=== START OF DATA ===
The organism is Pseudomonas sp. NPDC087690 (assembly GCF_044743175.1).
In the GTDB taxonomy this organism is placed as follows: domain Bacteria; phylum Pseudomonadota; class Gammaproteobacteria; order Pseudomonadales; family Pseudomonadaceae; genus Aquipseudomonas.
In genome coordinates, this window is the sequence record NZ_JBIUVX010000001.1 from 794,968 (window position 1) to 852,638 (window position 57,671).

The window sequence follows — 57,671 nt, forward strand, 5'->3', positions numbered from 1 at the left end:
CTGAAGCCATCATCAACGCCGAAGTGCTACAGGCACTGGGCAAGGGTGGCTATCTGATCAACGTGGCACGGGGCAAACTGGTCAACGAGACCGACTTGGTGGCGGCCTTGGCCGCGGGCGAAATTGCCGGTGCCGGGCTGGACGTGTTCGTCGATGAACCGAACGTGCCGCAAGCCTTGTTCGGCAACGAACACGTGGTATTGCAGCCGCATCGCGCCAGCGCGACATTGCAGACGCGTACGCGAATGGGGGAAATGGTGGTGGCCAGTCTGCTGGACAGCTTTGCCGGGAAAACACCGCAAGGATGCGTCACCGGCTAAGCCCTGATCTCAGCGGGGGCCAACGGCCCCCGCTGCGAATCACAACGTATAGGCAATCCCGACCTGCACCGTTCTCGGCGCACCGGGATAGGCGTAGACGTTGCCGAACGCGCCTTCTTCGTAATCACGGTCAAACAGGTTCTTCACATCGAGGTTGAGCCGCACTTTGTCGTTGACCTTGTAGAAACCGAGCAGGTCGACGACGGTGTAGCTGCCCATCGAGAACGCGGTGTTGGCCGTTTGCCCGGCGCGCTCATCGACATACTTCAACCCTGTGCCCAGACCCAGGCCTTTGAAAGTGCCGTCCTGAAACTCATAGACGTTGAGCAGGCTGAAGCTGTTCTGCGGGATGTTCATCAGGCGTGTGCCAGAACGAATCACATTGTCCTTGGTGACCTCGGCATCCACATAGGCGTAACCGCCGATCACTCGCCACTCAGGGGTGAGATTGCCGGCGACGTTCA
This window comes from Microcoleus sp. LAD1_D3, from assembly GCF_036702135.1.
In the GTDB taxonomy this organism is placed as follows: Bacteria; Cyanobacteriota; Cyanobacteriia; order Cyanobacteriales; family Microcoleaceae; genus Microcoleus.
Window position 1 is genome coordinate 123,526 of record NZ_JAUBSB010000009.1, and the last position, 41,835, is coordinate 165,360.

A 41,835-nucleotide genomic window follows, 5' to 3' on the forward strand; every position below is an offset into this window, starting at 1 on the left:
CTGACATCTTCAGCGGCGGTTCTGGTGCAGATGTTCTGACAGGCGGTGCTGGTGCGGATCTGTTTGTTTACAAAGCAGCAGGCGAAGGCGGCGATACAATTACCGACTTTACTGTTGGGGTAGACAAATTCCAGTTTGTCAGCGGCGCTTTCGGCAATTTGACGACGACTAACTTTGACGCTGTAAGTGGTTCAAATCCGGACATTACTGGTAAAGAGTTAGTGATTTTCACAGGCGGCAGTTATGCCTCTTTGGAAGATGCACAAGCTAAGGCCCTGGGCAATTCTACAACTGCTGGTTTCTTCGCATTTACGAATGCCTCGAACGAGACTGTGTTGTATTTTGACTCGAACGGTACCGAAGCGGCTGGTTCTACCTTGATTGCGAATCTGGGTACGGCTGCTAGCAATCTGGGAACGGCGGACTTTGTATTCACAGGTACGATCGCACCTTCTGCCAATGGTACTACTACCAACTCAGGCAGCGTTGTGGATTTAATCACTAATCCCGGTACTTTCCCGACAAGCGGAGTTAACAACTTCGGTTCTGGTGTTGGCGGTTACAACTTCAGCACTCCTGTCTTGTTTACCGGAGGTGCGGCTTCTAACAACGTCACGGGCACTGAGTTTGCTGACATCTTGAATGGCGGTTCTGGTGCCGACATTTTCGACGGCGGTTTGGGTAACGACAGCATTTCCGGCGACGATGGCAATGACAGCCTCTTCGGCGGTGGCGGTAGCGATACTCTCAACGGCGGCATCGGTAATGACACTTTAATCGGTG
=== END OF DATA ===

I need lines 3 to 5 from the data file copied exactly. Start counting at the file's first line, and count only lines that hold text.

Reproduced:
In genome coordinates, this window is the sequence record NZ_JBIUVX010000001.1 from 794,968 (window position 1) to 852,638 (window position 57,671).

The window sequence follows — 57,671 nt, forward strand, 5'->3', positions numbered from 1 at the left end:
CTGAAGCCATCATCAACGCCGAAGTGCTACAGGCACTGGGCAAGGGTGGCTATCTGATCAACGTGGCACGGGGCAAACTGGTCAACGAGACCGACTTGGTGGCGGCCTTGGCCGCGGGCGAAATTGCCGGTGCCGGGCTGGACGTGTTCGTCGATGAACCGAACGTGCCGCAAGCCTTGTTCGGCAACGAACACGTGGTATTGCAGCCGCATCGCGCCAGCGCGACATTGCAGACGCGTACGCGAATGGGGGAAATGGTGGTGGCCAGTCTGCTGGACAGCTTTGCCGGGAAAACACCGCAAGGATGCGTCACCGGCTAAGCCCTGATCTCAGCGGGGGCCAACGGCCCCCGCTGCGAATCACAACGTATAGGCAATCCCGACCTGCACCGTTCTCGGCGCACCGGGATAGGCGTAGACGTTGCCGAACGCGCCTTCTTCGTAATCACGGTCAAACAGGTTCTTCACATCGAGGTTGAGCCGCACTTTGTCGTTGACCTTGTAGAAACCGAGCAGGTCGACGACGGTGTAGCTGCCCATCGAGAACGCGGTGTTGGCCGTTTGCCCGGCGCGCTCATCGACATACTTCAACCCTGTGCCCAGACCCAGGCCTTTGAAAGTGCCGTCCTGAAACTCATAGACGTTGAGCAGGCTGAAGCTGTTCTGCGGGATGTTCATCAGGCGTGTGCCAGAACGAATCACATTGTCCTTGGTGACCTCGGCATCCACATAGGCGTAACCGCCGATCACTCGCCACTCAGGGGTGAGATTGCCGGCGACGTTCA